William Baxter

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William Baxter

Professor

Linguistics, 407 Lorch Hall-1220

Office Location(s): 5163 STB
Phone: 734-763-3704
wbaxter@umich.edu

  • Affiliation(s)
    • Department of Linguistics
    • Department of Asian Languages and Cultures
    • Center for Chinese Studies
  • Fields of Study
    • Historical linguistics
    • History and methodology of historical linguistics
    • Mathematical methods
    • History of Chinese
    • Early Chinese language and culture
  • About

    Bill Baxter, Professor of Linguistics and Asian Languages and Cultures, specializes in historical linguistics. His book, A Handbook of Old Chinese Phonology (Mouton DeGruyter, 1992), presents a reconstruction of the pronunciation of Old Chinese (the language of the earliest Chinese literary texts). A revised and updated reconstruction is presented in Old Chinese: A new reconstruction (Oxford University Press, to appear in late 2013 or 2014), by Professor Baxter and Laurent Sagart (CNRS, Paris). This book is the product of eight years of collaboration: a linguistic reconstruction of the Chinese language of about 1000 BCE, drawing upon previously underutilized evidence, including recent research in modern Chinese dialects, early Chinese loanwords in other languages, and documents recently recovered from archeological sites. His recent publications deal with the history of Chinese and its dialects, linguistic approaches to early Chinese literature, and the methodology of historical linguistics.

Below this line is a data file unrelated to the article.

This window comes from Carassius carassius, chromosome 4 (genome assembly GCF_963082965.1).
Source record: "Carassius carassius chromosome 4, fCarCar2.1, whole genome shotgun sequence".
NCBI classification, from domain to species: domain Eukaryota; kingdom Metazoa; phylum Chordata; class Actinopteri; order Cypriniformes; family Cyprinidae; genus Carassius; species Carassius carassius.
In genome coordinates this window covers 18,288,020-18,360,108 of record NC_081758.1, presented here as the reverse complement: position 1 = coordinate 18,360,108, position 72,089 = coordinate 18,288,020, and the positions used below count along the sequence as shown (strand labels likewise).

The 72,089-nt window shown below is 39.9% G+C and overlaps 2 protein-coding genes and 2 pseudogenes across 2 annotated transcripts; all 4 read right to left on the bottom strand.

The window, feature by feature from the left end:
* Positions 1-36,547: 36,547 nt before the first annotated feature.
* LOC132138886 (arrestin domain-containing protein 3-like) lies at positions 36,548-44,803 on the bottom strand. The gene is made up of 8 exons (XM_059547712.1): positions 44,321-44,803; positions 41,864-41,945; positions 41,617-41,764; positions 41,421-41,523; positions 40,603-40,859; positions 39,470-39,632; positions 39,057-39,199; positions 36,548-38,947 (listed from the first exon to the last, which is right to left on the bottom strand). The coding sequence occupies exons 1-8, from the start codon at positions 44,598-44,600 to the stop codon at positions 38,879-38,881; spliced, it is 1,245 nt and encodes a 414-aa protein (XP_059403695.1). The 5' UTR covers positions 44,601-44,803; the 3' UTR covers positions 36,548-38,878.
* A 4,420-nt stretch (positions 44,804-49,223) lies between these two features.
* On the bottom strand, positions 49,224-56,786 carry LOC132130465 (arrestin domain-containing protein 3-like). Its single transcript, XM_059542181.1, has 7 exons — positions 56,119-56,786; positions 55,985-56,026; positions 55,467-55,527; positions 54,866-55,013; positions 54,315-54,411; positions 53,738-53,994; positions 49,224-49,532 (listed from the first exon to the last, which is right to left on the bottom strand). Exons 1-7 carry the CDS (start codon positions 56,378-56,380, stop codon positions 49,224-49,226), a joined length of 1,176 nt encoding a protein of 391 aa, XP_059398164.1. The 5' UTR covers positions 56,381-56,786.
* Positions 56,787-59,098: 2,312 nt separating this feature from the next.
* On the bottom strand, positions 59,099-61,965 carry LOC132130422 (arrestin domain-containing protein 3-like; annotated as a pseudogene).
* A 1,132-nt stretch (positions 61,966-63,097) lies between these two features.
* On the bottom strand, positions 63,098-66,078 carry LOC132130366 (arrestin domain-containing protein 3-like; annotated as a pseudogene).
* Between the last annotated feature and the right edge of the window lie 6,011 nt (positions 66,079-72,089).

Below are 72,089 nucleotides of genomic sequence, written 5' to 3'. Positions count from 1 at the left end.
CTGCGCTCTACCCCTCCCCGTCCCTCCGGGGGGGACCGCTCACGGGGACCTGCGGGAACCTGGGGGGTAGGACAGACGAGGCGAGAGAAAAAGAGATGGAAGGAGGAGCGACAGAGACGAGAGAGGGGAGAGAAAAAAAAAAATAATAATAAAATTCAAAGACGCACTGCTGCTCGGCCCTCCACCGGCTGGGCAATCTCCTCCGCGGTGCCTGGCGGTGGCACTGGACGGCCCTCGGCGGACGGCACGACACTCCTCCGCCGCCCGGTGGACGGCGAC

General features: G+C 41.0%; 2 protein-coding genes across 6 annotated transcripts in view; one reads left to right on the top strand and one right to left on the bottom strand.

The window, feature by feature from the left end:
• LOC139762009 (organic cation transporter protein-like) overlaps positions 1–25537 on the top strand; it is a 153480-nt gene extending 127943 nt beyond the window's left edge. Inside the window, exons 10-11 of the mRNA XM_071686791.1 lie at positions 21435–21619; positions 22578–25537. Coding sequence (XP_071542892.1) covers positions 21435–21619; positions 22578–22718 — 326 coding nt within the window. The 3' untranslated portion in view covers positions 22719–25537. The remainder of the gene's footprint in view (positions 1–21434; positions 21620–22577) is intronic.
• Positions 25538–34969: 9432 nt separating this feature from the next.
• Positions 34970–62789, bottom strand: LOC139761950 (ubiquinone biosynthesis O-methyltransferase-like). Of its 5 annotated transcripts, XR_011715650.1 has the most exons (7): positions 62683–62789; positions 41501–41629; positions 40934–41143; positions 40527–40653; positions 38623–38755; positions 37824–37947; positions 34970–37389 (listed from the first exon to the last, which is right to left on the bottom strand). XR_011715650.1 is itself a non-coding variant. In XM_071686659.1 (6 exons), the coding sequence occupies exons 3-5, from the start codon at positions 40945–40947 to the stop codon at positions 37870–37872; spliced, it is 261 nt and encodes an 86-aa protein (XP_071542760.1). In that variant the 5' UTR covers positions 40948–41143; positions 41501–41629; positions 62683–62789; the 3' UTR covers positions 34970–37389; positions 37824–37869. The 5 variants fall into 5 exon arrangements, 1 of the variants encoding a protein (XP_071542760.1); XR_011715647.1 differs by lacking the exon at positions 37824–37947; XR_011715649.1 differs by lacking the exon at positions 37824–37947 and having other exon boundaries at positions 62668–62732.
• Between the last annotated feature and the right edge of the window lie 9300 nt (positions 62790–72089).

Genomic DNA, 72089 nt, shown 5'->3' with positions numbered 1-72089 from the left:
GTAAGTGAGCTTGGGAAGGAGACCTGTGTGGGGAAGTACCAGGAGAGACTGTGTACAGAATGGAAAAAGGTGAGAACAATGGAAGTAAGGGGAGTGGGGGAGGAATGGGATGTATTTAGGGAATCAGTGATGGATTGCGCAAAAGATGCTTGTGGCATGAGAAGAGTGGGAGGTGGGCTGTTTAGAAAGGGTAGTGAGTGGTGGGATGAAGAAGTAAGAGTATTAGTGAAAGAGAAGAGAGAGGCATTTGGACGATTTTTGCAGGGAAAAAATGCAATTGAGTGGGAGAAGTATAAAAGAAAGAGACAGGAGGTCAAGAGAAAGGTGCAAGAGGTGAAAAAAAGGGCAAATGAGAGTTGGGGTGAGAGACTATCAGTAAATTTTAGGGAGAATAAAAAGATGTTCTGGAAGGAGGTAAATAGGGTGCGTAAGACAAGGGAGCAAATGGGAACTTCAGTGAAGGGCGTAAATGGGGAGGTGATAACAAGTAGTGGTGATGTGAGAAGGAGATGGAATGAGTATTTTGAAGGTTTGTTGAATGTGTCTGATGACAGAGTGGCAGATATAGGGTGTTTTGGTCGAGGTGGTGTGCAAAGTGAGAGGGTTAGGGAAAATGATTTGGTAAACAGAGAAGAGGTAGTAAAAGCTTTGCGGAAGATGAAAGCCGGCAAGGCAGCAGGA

Professor Baxter’s current and recent teaching includes Deciphering Ancient Languages, Language in Science and Nature, Asian Travelers, Languages of Asia, Language and History, How Different is Chinese?, and Sinological Tools and Methods. He has advised several Ph.D. candidates, including Uffe Bergeton (Asian Languages and Cultures/ALC), "Pre-Qin Conceptualizations of Culture and Identity in Pre-Qin Terms," and Myeong-seok Kim (ALC), “An Inquiry into the Development of the Ethical Theory of Emotions in the Analects and the Mencius” (2008). He has also worked with students pursuing M.A. degrees, such as Caleb Ford (Center for Chinese Studies), "Repatriated Patriots: Huáqiáo [overseas Chinese] and the Construction of a New China." He has also advised students in undergraduate theses, including Jackson Woods (ALC), "Foreign Views and Interpretations of the 1911 Chinese Revolution" (2008), Jill Peck (Linguistics) "Reconstruction of Proto-Waxiang [a group of dialects in Húnán province]" (2012), and Barbara Liu (Asian Languages and Cultures), "When the West met Shanghai" (2013).

  • Education
    • Ph.D., Cornell University, 1977
  • Selected Publications:
  • Books
  • Articles
  • Book Chapters